I left late this morning – 8:30am. I had some business stuff to attend to before I left, and also I was in no rush. I had the whole day to walk to Astorga, about 24 kms away. I was looking forward to getting to Astorga, not only because it's meant to be a beautiful town (and it is), it's also two thirds of the way to Santiago.
I looked at the map of Spain last night and couldn't believe how far I've walked so far.
Anyway, I set out, noticing that the temperature on the town's electronic gauge said 2 degrees C, and found that the path lead away from the highway down some beautiful tracks.
I stopped by an old abandoned shed in a field. It had a yellow arrow on it, and it just looked beautiful, so I took some shots. As I was doing this, a couple who'd stayed at my albergue last night walked up, with puzzled expressions on their faces.
What are you taking a photo of, they asked.
I nodded to the shed. Isn't is beautiful, I said. The simplicity of it.
They looked at the shed like they were looking at a Jackson Pollock painting, trying to figure out why it's worth $100m.
The man turned to me. It's simple, alright, he said, but it ain't beautiful.
He slapped me on the back sympathetically, the subtext being that I should get back on my medication really fast. Then he walked on, sneaking a relieved glance at his wife, as if they were lucky to be getting away from me with their heads still attached to their bodies.
I looked back at the shed. The guy was right. It was an old decaying farmer's shack, with a busted window. It was hardly the Sydney Opera House. Or the Chrysler Building. Or the Palace of Versailles. Yet I saw beauty in it, and he didn't.
He's a businessman from Newfoundland. I'm a film director. We see the world differently. There are things he would find beautiful that would probably not impact on me. Beauty really is in the eye of the beholder.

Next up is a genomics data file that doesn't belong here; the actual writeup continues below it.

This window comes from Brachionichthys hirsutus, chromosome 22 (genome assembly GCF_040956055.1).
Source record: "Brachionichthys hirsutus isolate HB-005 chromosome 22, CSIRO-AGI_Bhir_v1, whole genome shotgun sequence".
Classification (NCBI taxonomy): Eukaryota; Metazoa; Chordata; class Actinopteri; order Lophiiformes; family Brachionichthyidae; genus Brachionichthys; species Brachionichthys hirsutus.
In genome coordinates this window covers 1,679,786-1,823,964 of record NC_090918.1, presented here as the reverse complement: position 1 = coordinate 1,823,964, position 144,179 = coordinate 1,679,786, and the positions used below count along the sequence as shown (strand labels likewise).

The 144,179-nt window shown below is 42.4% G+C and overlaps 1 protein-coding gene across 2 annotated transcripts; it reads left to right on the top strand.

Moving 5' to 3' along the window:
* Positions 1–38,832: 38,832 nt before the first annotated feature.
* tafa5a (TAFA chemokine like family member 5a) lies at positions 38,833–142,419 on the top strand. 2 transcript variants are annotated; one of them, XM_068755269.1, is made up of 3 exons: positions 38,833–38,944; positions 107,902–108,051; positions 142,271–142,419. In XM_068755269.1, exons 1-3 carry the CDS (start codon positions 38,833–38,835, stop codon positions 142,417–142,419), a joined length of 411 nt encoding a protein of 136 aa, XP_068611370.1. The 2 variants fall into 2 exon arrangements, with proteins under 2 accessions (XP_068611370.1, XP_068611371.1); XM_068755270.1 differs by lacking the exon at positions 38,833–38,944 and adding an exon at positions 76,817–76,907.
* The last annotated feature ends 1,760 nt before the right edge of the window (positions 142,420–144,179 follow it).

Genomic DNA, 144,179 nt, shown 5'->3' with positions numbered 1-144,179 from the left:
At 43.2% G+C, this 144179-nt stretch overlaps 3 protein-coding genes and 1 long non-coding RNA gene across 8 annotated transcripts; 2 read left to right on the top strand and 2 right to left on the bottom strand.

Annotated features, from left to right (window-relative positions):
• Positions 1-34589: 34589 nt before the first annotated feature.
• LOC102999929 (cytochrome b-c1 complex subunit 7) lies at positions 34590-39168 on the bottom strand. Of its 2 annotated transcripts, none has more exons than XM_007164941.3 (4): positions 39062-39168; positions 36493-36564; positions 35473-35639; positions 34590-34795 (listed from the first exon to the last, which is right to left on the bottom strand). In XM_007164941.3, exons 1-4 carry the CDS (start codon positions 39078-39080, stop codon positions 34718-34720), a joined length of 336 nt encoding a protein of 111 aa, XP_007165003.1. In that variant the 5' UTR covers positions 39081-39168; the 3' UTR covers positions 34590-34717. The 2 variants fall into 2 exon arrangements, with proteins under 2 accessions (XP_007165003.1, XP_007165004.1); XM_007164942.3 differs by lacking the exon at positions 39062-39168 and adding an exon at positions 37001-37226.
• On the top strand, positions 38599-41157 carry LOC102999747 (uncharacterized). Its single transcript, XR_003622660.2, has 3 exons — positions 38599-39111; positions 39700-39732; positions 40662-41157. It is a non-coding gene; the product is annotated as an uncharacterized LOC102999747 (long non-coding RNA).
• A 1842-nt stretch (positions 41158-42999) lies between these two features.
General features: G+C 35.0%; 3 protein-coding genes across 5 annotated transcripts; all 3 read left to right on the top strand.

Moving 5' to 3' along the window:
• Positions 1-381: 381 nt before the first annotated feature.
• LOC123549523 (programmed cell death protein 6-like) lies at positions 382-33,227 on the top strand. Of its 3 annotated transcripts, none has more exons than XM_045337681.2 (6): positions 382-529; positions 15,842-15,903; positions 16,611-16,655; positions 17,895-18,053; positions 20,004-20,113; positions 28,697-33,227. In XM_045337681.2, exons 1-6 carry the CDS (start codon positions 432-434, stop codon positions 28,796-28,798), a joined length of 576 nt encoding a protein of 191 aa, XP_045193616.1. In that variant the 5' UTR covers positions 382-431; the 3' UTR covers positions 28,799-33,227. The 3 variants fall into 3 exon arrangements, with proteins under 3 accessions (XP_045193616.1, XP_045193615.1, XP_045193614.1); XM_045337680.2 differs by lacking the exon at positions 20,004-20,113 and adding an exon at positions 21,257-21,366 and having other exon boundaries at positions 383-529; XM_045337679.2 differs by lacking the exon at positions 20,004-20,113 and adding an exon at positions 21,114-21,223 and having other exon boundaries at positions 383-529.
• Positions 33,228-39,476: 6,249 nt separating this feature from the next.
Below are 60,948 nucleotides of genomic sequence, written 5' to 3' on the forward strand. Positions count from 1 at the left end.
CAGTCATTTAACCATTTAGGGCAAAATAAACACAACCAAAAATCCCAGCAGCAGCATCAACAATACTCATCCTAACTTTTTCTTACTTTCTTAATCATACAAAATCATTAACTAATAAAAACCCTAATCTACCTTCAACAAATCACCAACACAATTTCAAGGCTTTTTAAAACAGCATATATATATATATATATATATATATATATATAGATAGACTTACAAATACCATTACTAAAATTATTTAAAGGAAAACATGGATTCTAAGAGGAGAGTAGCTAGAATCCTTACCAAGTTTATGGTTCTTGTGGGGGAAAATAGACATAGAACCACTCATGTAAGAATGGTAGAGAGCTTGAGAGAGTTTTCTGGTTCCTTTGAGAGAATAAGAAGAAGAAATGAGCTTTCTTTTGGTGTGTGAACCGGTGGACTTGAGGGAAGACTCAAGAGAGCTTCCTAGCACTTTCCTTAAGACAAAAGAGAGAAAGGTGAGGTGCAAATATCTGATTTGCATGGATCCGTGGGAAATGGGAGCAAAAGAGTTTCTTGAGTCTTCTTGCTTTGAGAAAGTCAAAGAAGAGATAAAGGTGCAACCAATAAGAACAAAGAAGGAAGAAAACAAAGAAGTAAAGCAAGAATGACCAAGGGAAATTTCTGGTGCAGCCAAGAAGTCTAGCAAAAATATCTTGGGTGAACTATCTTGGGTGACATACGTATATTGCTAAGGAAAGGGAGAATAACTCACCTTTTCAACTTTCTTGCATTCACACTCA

Every day, I'm astonished at the beauty around me, and that sustains me on this walk.
I'm sure that other people don't see the Camino the same way I do – I have a particular visual aesthetic. Everyone does. Some people see beauty in sunsets or sunrises. I don't. Some people see beauty in vast vistas. I see beauty in old doors and bales of hay.
But we all see beauty. That's the thing. And it feeds us in the subtlest of ways.
The day I walked 41 kms, what kept me going was the beauty. The beauty of the changing light, the beauty of the storm clouds, the beauty of the fields and the colours.
The beauty took away my fatigue. It took away my pain. It made me feel light. It energised me. It RELAXED me.
For me, beauty is like love. It affects you emotionally in similar ways. It affects you chemically. You shift into a different space. You disengage from the real world. You do feel lighter. You do feel stronger. You find yourself doing things you wouldn't ordinarily do.
For me, every day I see beauty on the Camino.
Here's some of what I saw today: